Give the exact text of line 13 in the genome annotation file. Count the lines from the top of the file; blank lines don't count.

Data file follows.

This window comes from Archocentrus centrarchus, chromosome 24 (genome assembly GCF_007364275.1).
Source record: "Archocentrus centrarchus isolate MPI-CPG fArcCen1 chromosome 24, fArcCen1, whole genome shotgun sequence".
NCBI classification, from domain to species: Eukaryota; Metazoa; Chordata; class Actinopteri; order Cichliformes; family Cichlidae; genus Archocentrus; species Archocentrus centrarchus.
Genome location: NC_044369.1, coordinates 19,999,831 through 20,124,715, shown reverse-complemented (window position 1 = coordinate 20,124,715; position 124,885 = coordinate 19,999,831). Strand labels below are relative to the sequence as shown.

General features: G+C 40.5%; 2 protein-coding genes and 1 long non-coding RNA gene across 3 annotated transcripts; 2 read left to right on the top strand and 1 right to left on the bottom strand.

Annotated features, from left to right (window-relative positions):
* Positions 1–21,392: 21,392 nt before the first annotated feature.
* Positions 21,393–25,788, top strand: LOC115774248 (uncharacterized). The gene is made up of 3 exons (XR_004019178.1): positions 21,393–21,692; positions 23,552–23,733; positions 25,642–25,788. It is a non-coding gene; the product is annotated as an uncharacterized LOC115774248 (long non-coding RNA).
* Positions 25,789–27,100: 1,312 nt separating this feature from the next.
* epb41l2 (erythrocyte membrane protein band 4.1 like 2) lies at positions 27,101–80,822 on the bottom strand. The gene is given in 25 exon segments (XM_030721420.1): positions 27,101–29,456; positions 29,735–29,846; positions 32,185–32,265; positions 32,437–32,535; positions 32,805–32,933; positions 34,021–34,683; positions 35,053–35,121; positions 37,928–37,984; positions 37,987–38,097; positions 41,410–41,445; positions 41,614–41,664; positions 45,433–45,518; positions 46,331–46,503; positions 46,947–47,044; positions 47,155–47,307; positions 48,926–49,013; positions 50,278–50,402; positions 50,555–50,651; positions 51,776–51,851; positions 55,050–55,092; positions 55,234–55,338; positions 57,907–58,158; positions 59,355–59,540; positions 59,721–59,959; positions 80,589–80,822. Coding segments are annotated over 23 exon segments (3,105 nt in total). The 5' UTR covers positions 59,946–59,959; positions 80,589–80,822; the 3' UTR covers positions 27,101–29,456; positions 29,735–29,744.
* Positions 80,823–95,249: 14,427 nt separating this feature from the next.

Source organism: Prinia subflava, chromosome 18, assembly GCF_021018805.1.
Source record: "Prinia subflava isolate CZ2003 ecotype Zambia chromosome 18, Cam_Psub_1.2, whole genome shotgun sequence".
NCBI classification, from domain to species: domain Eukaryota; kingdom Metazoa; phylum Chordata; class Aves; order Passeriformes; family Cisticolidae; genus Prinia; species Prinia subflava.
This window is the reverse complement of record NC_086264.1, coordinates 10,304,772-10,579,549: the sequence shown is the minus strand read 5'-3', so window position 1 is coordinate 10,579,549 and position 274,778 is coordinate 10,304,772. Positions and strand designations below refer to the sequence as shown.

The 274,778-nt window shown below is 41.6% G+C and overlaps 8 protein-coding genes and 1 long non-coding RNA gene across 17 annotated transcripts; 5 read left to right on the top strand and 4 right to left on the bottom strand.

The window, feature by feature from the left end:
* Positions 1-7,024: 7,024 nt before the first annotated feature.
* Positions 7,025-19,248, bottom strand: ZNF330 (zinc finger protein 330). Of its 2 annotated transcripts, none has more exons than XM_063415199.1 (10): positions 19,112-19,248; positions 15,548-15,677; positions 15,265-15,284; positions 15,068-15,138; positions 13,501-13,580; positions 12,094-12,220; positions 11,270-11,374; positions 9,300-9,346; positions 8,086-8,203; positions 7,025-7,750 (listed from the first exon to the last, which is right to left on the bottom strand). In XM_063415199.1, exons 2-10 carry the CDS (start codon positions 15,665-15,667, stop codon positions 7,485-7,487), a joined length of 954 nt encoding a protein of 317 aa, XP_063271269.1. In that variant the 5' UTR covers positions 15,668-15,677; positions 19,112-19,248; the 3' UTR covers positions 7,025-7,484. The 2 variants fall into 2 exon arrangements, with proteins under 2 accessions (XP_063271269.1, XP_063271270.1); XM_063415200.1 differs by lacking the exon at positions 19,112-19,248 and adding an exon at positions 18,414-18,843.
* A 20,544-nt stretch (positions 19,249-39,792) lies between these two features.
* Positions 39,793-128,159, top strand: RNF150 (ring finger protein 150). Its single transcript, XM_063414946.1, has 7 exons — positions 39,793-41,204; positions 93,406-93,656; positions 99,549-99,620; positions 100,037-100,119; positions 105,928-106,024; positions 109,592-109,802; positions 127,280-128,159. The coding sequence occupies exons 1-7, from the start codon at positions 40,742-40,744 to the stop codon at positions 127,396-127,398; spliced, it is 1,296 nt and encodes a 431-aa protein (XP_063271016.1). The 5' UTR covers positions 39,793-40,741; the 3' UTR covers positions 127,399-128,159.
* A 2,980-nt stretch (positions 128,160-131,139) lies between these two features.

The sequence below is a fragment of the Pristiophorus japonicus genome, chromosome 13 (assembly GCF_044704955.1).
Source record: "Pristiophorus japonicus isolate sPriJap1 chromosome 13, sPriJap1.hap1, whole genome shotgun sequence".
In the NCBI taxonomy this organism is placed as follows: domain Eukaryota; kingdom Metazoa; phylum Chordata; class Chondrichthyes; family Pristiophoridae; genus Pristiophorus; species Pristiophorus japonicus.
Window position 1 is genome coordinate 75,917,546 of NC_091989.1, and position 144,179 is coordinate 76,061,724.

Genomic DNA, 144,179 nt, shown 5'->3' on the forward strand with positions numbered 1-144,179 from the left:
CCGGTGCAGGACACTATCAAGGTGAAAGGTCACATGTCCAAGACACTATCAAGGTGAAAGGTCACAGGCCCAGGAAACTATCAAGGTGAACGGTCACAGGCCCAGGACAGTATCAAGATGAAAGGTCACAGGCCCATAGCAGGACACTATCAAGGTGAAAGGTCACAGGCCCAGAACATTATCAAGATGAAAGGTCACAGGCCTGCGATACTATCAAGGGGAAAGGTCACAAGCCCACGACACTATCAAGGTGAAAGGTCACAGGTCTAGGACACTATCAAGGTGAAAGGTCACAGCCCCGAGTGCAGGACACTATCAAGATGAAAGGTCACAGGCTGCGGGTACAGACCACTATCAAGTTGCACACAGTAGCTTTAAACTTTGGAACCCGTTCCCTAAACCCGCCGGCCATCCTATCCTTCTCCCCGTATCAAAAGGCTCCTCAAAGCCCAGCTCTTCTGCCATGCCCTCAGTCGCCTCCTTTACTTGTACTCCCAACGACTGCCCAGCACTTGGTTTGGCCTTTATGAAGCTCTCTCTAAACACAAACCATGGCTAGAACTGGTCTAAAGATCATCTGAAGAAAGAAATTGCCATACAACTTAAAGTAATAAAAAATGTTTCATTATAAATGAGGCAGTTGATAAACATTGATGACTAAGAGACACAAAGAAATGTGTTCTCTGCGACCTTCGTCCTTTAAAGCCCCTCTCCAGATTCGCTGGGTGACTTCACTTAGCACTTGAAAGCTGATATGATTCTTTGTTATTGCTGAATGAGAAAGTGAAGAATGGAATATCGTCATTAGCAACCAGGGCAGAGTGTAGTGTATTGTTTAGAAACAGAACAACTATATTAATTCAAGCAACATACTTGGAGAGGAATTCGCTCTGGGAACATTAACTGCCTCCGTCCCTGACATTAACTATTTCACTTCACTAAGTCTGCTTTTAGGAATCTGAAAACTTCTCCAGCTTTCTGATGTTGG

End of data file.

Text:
Source record: "Prinia subflava isolate CZ2003 ecotype Zambia chromosome 18, Cam_Psub_1.2, whole genome shotgun sequence".